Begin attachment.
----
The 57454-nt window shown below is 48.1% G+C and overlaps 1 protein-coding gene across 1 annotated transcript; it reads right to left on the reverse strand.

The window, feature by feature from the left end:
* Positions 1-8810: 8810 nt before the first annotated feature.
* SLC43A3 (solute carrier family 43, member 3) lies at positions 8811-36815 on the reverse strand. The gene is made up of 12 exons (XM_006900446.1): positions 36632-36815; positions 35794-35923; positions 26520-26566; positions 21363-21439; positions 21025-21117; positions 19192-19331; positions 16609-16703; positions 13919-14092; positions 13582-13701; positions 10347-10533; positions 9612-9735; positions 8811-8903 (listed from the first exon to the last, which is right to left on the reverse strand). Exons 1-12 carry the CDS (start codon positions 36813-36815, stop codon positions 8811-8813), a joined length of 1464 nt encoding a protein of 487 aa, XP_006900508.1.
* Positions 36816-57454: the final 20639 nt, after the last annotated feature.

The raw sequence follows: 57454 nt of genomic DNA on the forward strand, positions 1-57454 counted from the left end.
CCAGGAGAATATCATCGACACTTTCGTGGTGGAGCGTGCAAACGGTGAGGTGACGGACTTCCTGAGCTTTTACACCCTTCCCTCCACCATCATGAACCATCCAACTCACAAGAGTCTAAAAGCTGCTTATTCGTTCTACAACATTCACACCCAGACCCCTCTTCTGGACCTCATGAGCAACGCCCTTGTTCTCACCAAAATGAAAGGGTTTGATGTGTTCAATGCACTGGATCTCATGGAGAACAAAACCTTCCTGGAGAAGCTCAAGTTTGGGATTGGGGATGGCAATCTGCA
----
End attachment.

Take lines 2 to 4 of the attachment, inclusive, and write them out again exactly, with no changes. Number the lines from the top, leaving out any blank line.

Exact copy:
The window, feature by feature from the left end:
* Positions 1-8810: 8810 nt before the first annotated feature.
* SLC43A3 (solute carrier family 43, member 3) lies at positions 8811-36815 on the reverse strand. The gene is made up of 12 exons (XM_006900446.1): positions 36632-36815; positions 35794-35923; positions 26520-26566; positions 21363-21439; positions 21025-21117; positions 19192-19331; positions 16609-16703; positions 13919-14092; positions 13582-13701; positions 10347-10533; positions 9612-9735; positions 8811-8903 (listed from the first exon to the last, which is right to left on the reverse strand). Exons 1-12 carry the CDS (start codon positions 36813-36815, stop codon positions 8811-8813), a joined length of 1464 nt encoding a protein of 487 aa, XP_006900508.1.